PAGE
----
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Found 3 results

  1. There is a set of N.O.S Sanford Penit ink in a local shop and was wondering if it is worth it to pick it up. it includes 2 bottles of washable Royal Blue, 2 bottles of blue black, 2 bottles of jet black copy ink, and then 1 bottle each of Cardinal Red, Green, Violet, Peacock blue, Dubonnet, and brown. The set of 12 is 70 dollars, though they are willing to split it up or come down a little bit as well. I was wondering if anyone had experience with these inks and what they thought of them since I have been unable to find a swab of any of these colors. So do any of you guys have experience with Sanford Penit ink?
  2. The first amazingly smooth German fountain pen I had was a rotring (besides lamy). Actually, I did get quite a few freeways over a period of time and gifted them to friends and relatives. Below is a blog link to the review: Rotring Freeway Review Rotring is a German company that never seems to need any introduction. Just for the sake of this post I am devoting a few lines of history. It was started in 1928 with a tubular tipped stylographic fountain pen commonly known as Tiku and was incorporated as Titenkuli Handels GmbH. Later in the 1984, the calligraphic ArtPen was introduced, which was followed by the more famous and most sought after 600 series fountain pens (the architect’s fountain pen). There were a few changes in name in between and you can find their historical timeline here. In 1998, it was taken over by Sanford US, a part of Newell Rubbermaid Inc which also owns brands like Parker and Waterman. Rotring stopped manufacturing fountain pens soon after this acquisition. And yes of course, rot ring literally translates into red ring, which can be seen in almost all its writing instruments. The Freeway was one such pen which was released when the company had already started diversifying into writing instruments. It is equipped with a rotring standard steel nib. A corresponding rollerball, ballpoint and a mechanical pencil were also released. DESIGN - THE BRUSHED METALLICS (5/6) The Freeway comes in four different colours, all in matte finish - blue, ruby red, silver and black. http://4.bp.blogspot.com/-ahMcHrjxpHU/Vc4Cxj0RLCI/AAAAAAAAFGQ/hdGStfiIMsk/s1600/freeway-bp_1.jpg An aluminium body renders substantial weight to this pen. The pen has a cigar shape with a rather conspicuous red ring at the finial. http://2.bp.blogspot.com/-q2Yt0utD9do/Vc4CEV8tiQI/AAAAAAAAFFQ/UWkf_wwsemI/s1600/DSC_5108.jpg Once you pull the cap, it does come off with an audible click, and you have a beautifully brushed metallic grip section. The grip section is slightly tapered and at the end rests a stainless steel insert along with a steel nib. http://1.bp.blogspot.com/-fGwHxkvyx4k/Vc4CBe_Oz3I/AAAAAAAAFFI/DNa_8R9YwBY/s1600/DSC_5111.jpg The cap is substantial with a snap-on mechanism. A tension fit clip starts with the trademarked red ring at the finial. It has an engraved ellipse (no idea why!) with rOtring branding below. I had purchased a few freeways over a period of time and one of them had a slightly wiggly clip. A satin chrome trim gives the cap band some aesthetics. http://1.bp.blogspot.com/-Qwl3VMik-jk/Vc4B1TSfXJI/AAAAAAAAFFA/CqO8YT75fXE/s1600/Cap.jpg The colours are really attractive but they can fade, come off over a period of time. FILLING SYSTEM (4/6) Nothing spectacular here as it’s an international cartridge converter system. A brass insert inside the section houses the feed system. The construction is simply solid. A Schmidt or rotring converter fits quite snugly with the freeway section vis-a-vis other standard international converters. http://4.bp.blogspot.com/-hjB-hWdYeNw/Vc4CGBUk9AI/AAAAAAAAFFY/8JxweP_hzdg/s1600/DSC_5133.jpg NIB - ALL THAT MATTERS (6/6) The nib is made of stainless steel and comes in a standard rotring design. I came across only F & M widths for the freeway. I never found any other nib widths for this pen, though the same nib had a wider variety of widths for the 600. All the nibs have been wet and smooth. A no-frills design of the nib sans any breather hole gives it a characteristic industrial look, besides the metallic parts of the pen. http://3.bp.blogspot.com/-Eq5qlvGNOFs/Vc4CTsDFzjI/AAAAAAAAFFg/3d__r_wMJJw/s1600/DSC_5139.jpg The branding and nib specifications are imprinted on either sides of the nib. http://4.bp.blogspot.com/-D5fdcDkmd4Q/Vc4CV9L2XJI/AAAAAAAAFFs/SkQAcnhRW-4/s1600/DSC_5143.jpg A standard black plastic feed sans any fins and a big feeder hole define the minimalistic design. http://3.bp.blogspot.com/-MOOkskXEUbc/Vc4CV5tw2MI/AAAAAAAAFFw/LRBTt-kEPNk/s1600/DSC_5141.jpg PHYSICS OF IT (4/6) – RELATIVELY SPEAKING The pen feels substantial by itself but posting it makes it difficult to wield. It might feel a bit short of length. Uncapped Length ~ 12.5 cm Posted Length ~ 15.5 cm Nib Leverage ~ 1.6 cm Overall Weight ~ 35-40 g Capped, uncapped and posted comparisons with a m200 runs below for your reference. http://4.bp.blogspot.com/-mIc6W7WZeJg/Vc4CucUchZI/AAAAAAAAFF4/JP5LuOppvWY/s1600/DSC_5164.jpg http://2.bp.blogspot.com/-xS_tWIVgIuQ/Vc4CvlC-HDI/AAAAAAAAFGA/P1CuRcz1wcY/s1600/DSC_5170.jpghttp://2.bp.blogspot.com/-UP4kzpA10f4/Vc4Cw_m_4nI/AAAAAAAAFGM/thw10orCA7I/s1600/DSC_5173.jpg ECONOMIC VALUE(6/6) I have no idea of its original retail price. I had bought the first pen at a cost of USD 6, and the subsequent ones at even lower prices! Since it has been discontinued, a lot of offline pen stores in Mumbai carry at least a few pieces of the Freeway and the Espirit. OVERALL (5/6) This steel nib is a winner and is very smooth with a wet flow. The fine nib is stiff and does not have any line variation among the horizontal and vertical strokes. These wet lines take almost 35 secs to dry a Pilot blue black ink on MD paper. http://4.bp.blogspot.com/-bOrhL209blY/Vc4C8UKIZ8I/AAAAAAAAFGY/dvaGZ9OCJHk/s1600/DSC_5189.jpg Thank you for going through the review. You can find some more pen and paraphernalia reviews here. REFERENCES rOtring Timeline Tiku 600 series Newell Rubbermaid Inc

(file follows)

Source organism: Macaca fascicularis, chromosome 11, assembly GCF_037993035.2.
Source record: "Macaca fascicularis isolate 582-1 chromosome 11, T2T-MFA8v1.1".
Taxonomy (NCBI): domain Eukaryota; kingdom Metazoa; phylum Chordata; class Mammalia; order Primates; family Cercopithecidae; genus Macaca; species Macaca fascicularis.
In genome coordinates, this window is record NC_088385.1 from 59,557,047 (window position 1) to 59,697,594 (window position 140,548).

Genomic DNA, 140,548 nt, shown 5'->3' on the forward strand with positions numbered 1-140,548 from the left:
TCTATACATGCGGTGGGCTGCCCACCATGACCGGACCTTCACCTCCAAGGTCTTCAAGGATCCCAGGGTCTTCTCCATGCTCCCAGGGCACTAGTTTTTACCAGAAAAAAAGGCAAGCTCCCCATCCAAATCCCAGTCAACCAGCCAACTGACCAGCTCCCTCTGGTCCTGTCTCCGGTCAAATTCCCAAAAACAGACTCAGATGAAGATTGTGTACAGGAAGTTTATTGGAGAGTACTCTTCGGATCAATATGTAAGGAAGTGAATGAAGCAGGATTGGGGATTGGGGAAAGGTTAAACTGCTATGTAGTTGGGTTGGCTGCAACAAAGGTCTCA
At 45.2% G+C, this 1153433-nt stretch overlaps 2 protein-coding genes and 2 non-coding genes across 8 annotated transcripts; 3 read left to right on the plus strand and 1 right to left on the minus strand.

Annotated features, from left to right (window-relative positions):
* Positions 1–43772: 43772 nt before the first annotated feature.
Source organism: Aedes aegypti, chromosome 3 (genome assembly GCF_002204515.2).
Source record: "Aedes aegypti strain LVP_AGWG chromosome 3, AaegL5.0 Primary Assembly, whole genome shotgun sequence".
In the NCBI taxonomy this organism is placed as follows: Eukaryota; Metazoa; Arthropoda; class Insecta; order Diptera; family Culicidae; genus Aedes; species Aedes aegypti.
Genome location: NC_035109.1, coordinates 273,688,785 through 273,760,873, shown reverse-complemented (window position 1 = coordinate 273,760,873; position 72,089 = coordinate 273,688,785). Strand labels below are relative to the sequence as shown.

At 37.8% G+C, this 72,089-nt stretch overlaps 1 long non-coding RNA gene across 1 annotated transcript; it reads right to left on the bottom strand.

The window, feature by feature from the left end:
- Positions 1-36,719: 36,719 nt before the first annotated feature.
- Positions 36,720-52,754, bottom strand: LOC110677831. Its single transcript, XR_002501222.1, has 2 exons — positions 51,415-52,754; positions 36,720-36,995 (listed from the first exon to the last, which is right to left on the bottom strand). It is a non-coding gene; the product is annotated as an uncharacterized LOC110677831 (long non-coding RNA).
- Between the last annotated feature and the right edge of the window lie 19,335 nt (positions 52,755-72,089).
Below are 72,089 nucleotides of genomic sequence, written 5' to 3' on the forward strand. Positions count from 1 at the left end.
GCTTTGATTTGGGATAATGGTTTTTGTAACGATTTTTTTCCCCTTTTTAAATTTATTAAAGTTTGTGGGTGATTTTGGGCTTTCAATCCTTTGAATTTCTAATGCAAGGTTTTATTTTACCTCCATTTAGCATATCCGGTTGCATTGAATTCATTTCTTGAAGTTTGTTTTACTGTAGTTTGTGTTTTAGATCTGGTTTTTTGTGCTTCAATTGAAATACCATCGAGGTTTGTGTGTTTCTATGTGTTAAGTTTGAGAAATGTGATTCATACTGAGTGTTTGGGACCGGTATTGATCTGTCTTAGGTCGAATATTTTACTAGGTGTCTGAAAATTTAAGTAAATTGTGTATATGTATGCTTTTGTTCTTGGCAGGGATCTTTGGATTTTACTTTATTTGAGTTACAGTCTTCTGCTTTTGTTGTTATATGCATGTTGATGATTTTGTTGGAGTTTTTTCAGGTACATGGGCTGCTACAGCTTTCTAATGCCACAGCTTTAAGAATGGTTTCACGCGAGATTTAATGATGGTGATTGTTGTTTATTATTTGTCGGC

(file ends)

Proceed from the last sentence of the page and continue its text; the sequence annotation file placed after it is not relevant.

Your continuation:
3. InkStainedWings

    Deterioration Of Old Inks

    I was recently fortunate enough to find some Sanford Penit in those cute little jars The covers say they were originally ten cents apiece...the 50s, maybe? Anyway, they're NOS, so I decided to try them out. The Cardinal Red, Green, Brown, Dubonnet, and Blue Black all work fantastic, and the colors seem accurate to the examples I've found. The Violet, however, was completely seperated--like water and sand, practically. My question is, do some colors just naturally hold up better over the course of time? Or is it totally random? I want to eventually try all the different Sanford inks (I live in a town called Sanford ), but I'm wondering if some of the colors will be harder to find in a useable state than others...